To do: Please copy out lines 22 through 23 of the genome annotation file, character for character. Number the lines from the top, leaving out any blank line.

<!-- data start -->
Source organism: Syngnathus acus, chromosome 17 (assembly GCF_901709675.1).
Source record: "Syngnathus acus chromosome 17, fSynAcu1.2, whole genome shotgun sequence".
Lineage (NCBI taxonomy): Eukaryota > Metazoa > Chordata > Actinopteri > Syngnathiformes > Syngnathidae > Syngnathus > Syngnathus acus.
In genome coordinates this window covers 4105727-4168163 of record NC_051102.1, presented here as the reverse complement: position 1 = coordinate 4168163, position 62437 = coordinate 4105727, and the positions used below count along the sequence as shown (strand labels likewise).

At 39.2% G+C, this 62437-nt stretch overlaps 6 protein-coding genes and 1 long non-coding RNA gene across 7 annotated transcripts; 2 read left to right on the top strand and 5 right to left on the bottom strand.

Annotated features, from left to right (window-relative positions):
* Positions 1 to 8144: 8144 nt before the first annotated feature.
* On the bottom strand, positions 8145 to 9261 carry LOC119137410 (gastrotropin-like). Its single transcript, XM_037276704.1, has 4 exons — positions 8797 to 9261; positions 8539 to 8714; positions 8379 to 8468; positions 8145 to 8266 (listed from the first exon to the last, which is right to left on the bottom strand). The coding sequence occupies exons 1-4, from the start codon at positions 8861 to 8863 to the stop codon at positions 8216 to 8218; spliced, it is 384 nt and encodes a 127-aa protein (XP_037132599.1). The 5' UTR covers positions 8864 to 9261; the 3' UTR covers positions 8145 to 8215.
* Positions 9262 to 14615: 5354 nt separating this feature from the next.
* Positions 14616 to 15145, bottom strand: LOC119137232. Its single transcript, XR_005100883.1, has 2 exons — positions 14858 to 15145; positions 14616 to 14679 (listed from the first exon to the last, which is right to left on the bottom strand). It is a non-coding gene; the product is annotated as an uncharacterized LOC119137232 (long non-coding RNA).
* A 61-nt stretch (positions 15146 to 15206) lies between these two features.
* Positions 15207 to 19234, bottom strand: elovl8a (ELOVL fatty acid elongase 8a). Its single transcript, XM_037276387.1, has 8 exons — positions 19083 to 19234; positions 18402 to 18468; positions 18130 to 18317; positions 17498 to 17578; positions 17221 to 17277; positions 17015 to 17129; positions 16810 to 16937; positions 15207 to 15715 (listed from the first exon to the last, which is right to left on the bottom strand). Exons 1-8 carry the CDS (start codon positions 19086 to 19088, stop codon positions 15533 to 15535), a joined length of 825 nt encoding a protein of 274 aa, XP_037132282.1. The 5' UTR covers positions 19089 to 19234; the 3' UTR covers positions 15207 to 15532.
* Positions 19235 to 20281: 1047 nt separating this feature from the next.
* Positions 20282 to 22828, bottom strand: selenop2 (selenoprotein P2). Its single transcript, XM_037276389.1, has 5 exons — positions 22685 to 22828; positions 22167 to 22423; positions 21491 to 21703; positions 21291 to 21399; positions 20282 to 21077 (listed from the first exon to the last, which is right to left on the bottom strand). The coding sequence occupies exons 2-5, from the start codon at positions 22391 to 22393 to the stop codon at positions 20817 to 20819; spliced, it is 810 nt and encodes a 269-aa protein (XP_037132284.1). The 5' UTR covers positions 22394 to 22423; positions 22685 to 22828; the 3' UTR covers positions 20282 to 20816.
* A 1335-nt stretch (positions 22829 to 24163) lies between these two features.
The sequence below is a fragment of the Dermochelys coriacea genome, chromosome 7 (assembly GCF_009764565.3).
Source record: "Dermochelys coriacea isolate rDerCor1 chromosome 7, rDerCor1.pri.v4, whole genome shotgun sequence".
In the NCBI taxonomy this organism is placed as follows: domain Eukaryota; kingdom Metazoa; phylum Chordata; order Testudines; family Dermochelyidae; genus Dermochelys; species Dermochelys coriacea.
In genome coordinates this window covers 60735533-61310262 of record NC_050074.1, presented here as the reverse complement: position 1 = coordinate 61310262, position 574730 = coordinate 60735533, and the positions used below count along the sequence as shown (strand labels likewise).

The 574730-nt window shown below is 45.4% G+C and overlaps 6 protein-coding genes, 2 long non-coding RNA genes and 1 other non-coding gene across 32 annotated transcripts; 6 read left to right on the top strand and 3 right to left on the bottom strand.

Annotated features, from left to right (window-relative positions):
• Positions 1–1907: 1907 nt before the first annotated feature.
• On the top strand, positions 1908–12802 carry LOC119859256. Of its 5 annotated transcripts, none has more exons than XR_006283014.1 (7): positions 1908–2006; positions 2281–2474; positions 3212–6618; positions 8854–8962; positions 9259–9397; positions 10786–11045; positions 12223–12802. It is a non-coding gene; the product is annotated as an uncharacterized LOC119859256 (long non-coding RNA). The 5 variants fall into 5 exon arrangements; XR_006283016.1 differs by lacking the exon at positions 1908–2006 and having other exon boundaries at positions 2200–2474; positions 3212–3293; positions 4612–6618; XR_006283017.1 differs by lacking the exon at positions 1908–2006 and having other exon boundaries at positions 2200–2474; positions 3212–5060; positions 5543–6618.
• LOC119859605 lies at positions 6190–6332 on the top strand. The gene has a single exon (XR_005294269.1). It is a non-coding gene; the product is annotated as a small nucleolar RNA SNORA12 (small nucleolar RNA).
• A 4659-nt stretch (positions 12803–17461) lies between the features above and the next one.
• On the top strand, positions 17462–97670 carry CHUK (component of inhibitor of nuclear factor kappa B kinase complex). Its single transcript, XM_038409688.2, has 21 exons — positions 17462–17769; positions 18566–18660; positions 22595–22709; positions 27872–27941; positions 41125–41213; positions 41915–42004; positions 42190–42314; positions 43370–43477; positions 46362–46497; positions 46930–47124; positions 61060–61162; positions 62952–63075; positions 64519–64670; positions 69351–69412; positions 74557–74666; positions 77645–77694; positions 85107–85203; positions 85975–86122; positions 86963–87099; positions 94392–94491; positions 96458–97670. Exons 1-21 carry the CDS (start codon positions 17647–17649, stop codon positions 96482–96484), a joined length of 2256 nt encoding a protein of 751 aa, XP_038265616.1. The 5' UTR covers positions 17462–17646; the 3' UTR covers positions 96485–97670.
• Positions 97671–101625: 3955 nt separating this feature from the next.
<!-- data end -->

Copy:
• Positions 1–1907: 1907 nt before the first annotated feature.
• On the top strand, positions 1908–12802 carry LOC119859256. Of its 5 annotated transcripts, none has more exons than XR_006283014.1 (7): positions 1908–2006; positions 2281–2474; positions 3212–6618; positions 8854–8962; positions 9259–9397; positions 10786–11045; positions 12223–12802. It is a non-coding gene; the product is annotated as an uncharacterized LOC119859256 (long non-coding RNA). The 5 variants fall into 5 exon arrangements; XR_006283016.1 differs by lacking the exon at positions 1908–2006 and having other exon boundaries at positions 2200–2474; positions 3212–3293; positions 4612–6618; XR_006283017.1 differs by lacking the exon at positions 1908–2006 and having other exon boundaries at positions 2200–2474; positions 3212–5060; positions 5543–6618.